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HUD No. 98-239
Further Information:For Release
In the Washington, DC area: 202/708-06851:00 PM Sunday
Or contact your local HUD officeJune 21, 1998


WASHINGTON - Housing and Urban Development Secretary Andrew Cuomo said a new report issued today by Harvard University is the latest in a series of studies documenting the need for initiatives President Clinton has proposed to increase America's supply of affordable housing.

"Every housing study comes to the same conclusion: America needs to get back into the business of creating affordable housing, and we need to do it now," Cuomo said. "On this Father's Day, too many fathers and too many mothers are struggling desperately to keep a roof over their children's heads, trying to stretch low wages to cover high rents. They need more than studies of the housing crisis. They need action."

"President Clinton has presented Congress with a budget that will meet the housing needs of more hard-working families," Cuomo said. Initiatives the President has proposed in his 1999 federal budget to increase the supply of affordable housing include: $585 million for 103,000 new rental assistance vouchers, 50,000 of which would help welfare recipients get and keep jobs; a higher Federal Housing Administration home mortgage loan limit to enable more families to qualify for FHA-insured mortgages so they can become homeowners; $135 million for increased funding for homeless grants; $50 million for additional HOME program grants; $11 million for a new HOME bank to finance affordable housing; and a substantial expansion of the Low-Income Housing Tax Credit to create as many as 180,000 units of new affordable rental housing over the next five years.

Congress has not funded new rental assistance vouchers for low-income families since 1994 - breaking a long bipartisan tradition of annual increases in housing subsidies.

The State of the Nation's Housing: 1998, which was issued today by Harvard's Joint Center for Housing Studies, says: "The strong economy has also done little to ease the chronic housing problems of millions of extremely low-income families, whose numbers remain at peak levels in the face of cutbacks in housing assistance and continuing losses from the affordable stock."

The Harvard report points out that although the nation's homeownership rate rose to the highest annual level in American history last year - 65.7 percent - "not all of the news is good. Low-income families still have difficulty saving enough to make the downpayment on a home. And although more minority households have bought homes over the past three years than ever before, their homeownership rates still seriously lag those of whites."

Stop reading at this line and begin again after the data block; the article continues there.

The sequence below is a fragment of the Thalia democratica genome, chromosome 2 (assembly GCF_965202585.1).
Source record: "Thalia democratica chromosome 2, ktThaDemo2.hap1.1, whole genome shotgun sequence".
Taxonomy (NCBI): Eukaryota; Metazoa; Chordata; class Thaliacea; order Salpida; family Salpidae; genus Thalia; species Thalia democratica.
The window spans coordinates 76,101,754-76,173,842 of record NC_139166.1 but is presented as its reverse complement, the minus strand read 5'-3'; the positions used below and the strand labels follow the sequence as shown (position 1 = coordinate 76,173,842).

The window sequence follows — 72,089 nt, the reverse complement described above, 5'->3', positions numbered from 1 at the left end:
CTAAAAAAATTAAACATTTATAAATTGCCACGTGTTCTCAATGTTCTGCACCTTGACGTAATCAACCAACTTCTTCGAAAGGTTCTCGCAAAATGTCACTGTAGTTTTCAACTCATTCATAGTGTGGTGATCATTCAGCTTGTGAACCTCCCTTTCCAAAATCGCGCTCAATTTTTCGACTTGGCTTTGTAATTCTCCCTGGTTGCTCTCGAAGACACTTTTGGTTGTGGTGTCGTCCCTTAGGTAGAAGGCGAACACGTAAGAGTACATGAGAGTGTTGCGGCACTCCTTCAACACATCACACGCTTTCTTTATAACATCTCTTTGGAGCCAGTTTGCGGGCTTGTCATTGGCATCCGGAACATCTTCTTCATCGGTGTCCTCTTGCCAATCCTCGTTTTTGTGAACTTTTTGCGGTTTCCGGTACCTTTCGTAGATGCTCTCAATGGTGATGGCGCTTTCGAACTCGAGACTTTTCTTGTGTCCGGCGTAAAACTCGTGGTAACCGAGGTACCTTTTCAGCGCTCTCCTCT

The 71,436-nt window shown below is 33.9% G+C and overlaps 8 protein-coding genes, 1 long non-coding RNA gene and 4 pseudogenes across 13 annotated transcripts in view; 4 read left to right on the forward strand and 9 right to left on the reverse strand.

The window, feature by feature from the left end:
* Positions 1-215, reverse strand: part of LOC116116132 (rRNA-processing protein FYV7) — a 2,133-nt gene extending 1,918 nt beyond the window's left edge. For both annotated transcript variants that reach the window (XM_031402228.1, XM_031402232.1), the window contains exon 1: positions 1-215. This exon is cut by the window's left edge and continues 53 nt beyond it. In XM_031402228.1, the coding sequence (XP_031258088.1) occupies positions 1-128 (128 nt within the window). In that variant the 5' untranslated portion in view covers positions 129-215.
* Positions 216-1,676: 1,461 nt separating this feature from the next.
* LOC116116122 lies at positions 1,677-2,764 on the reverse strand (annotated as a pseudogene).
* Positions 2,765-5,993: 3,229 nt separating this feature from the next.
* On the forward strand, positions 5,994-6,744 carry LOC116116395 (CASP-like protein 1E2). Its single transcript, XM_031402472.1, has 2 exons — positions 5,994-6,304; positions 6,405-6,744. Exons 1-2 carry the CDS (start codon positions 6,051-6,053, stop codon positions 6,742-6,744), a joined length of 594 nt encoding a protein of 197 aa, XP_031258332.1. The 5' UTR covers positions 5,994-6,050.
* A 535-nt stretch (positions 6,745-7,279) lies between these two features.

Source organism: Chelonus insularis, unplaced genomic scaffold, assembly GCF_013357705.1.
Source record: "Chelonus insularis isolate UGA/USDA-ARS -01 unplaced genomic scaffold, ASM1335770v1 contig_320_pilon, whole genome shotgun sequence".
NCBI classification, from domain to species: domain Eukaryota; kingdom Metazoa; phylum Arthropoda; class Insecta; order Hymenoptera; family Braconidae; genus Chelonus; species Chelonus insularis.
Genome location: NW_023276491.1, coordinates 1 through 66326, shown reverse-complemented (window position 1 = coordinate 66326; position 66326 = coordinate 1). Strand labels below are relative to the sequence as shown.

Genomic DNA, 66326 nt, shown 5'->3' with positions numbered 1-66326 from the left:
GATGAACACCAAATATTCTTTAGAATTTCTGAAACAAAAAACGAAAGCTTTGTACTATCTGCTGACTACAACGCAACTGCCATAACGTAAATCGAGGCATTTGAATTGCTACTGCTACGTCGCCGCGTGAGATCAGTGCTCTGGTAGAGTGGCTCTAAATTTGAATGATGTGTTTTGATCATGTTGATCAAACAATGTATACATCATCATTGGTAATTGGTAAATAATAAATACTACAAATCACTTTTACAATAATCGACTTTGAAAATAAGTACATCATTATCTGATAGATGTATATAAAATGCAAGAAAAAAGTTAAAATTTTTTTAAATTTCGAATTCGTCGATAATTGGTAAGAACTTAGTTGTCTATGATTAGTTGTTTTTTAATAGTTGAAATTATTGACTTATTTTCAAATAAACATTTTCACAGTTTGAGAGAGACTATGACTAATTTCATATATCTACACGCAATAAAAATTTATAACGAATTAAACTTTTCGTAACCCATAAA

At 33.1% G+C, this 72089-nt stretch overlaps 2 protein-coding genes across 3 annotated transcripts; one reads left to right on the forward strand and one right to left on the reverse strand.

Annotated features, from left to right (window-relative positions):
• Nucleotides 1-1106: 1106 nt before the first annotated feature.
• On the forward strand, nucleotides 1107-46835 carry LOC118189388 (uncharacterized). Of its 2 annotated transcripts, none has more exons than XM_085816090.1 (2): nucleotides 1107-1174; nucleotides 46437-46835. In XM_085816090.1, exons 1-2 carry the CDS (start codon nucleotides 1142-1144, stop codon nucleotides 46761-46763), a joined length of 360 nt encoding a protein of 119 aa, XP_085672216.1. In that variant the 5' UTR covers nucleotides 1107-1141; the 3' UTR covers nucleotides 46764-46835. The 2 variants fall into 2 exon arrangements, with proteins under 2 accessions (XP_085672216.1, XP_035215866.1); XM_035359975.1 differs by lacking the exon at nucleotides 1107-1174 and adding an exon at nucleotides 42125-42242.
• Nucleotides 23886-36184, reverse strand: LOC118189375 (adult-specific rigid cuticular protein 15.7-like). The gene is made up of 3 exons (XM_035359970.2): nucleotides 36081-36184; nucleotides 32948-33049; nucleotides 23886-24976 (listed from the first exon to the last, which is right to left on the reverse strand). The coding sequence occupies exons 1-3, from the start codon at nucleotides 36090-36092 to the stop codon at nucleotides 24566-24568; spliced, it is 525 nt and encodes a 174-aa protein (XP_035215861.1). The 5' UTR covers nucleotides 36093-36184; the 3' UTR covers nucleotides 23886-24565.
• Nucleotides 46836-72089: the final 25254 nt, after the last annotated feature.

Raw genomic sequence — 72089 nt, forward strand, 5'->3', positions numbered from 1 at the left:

Harvard's report goes on to say that "even full-time workers earning the minimum wage are already hard-pressed to find suitable, affordable housing." It says that "addressing the severe housing problems of extremely low-income households remains perhaps the single largest, and most urgent, priority for policymakers as we move into the 21st century."

The Harvard report follows President Clinton's release Friday of the second annual State of the Cities report, which said: "The nation's affordable housing crisis has reached record levels, especially in central cities."

A HUD report in April found that a record 5.3 million households with very low incomes - including growing numbers of working poor and suburban as well as urban families - have a desperate need for housing assistance because they face a crisis of unaffordable rents and substandard living conditions. The 5.3 million households are made up of an estimated 12.5 million people - including 4.5 million children, nearly 1.5 million senior citizens and as many as 1.4 million adults with disabilities.

A June 15 report by the Center on Budget and Policy Priorities also said the shortage of low-rent housing in the United States reached a record high in 1995, and supported President Clinton's housing initiatives.

Content Archived: January 20, 2009

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